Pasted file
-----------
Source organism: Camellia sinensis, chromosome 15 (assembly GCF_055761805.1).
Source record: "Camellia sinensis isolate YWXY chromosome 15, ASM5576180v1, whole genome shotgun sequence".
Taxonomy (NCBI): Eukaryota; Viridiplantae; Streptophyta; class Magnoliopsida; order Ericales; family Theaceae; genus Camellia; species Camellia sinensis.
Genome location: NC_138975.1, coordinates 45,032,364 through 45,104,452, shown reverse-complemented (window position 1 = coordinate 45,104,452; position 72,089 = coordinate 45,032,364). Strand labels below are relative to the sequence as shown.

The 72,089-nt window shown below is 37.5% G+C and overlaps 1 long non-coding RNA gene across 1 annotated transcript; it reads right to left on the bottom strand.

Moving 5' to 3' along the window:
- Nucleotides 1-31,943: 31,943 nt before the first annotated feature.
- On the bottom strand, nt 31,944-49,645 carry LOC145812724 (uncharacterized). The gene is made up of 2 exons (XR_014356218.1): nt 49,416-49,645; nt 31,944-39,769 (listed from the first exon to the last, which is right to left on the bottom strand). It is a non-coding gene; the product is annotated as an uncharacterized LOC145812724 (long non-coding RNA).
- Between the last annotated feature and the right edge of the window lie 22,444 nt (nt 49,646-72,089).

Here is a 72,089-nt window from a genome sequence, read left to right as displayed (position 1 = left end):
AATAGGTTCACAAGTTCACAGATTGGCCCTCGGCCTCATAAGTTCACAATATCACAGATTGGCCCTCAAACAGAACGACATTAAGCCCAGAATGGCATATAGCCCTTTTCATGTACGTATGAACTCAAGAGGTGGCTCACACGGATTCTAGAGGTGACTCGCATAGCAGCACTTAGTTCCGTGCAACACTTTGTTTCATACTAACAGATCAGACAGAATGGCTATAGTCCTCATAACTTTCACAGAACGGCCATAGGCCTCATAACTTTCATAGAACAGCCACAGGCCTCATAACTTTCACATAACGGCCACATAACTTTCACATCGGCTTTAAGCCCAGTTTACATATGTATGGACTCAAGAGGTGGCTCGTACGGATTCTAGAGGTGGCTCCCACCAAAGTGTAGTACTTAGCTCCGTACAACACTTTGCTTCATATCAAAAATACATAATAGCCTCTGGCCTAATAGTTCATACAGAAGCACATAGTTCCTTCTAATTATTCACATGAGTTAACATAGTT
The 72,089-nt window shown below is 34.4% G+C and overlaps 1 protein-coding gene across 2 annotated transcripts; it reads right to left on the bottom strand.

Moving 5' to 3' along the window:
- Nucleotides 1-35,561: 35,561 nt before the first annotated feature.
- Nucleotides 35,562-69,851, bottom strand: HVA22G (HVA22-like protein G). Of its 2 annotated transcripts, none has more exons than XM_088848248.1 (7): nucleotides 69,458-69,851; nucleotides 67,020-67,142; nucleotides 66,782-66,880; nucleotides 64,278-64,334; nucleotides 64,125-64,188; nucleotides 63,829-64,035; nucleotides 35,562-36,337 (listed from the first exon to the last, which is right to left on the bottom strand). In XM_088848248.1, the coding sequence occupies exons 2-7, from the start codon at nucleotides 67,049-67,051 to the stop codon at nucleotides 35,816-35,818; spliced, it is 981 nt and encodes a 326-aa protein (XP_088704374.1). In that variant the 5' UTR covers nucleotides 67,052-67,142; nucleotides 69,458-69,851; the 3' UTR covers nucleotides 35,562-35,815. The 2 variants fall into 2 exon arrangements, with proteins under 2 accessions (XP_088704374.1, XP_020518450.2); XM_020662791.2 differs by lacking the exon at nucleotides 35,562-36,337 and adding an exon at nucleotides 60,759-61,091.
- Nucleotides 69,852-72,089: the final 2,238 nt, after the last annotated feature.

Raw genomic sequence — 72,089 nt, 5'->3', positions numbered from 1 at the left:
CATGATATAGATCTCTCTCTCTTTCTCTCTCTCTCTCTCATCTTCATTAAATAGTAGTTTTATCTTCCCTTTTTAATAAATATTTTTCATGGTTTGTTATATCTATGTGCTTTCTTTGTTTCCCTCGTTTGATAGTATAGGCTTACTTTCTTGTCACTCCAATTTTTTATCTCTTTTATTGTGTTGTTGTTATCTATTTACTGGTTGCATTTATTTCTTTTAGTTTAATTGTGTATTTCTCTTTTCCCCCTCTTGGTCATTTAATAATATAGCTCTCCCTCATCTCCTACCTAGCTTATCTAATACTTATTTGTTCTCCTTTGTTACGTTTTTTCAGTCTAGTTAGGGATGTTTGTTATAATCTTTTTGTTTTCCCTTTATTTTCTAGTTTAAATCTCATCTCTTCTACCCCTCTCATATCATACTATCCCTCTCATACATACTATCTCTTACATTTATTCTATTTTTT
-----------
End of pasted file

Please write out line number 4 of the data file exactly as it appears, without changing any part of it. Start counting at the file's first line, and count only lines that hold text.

Genome location: NC_138975.1, coordinates 45,032,364 through 45,104,452, shown reverse-complemented (window position 1 = coordinate 45,104,452; position 72,089 = coordinate 45,032,364). Strand labels below are relative to the sequence as shown.